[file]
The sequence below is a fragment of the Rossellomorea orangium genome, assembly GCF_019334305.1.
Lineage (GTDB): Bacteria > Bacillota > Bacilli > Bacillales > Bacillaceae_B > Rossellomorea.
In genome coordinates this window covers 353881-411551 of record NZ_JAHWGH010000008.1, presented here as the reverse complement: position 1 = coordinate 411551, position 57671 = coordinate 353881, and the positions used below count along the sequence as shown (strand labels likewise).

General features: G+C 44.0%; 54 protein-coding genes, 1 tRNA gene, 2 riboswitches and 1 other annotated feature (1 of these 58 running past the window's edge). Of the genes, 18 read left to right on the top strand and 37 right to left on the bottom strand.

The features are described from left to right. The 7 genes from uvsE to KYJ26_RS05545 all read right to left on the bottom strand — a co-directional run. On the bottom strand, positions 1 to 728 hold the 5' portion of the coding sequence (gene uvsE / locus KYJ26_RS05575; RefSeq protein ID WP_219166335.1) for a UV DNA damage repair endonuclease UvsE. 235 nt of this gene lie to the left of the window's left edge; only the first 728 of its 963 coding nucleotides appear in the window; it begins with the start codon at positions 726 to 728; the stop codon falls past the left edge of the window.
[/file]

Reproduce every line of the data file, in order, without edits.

The sequence below is a fragment of the Rossellomorea orangium genome, assembly GCF_019334305.1.
Lineage (GTDB): Bacteria > Bacillota > Bacilli > Bacillales > Bacillaceae_B > Rossellomorea.
In genome coordinates this window covers 353881-411551 of record NZ_JAHWGH010000008.1, presented here as the reverse complement: position 1 = coordinate 411551, position 57671 = coordinate 353881, and the positions used below count along the sequence as shown (strand labels likewise).

General features: G+C 44.0%; 54 protein-coding genes, 1 tRNA gene, 2 riboswitches and 1 other annotated feature (1 of these 58 running past the window's edge). Of the genes, 18 read left to right on the top strand and 37 right to left on the bottom strand.

The features are described from left to right. The 7 genes from uvsE to KYJ26_RS05545 all read right to left on the bottom strand — a co-directional run. On the bottom strand, positions 1 to 728 hold the 5' portion of the coding sequence (gene uvsE / locus KYJ26_RS05575; RefSeq protein ID WP_219166335.1) for a UV DNA damage repair endonuclease UvsE. 235 nt of this gene lie to the left of the window's left edge; only the first 728 of its 963 coding nucleotides appear in the window; it begins with the start codon at positions 726 to 728; the stop codon falls past the left edge of the window.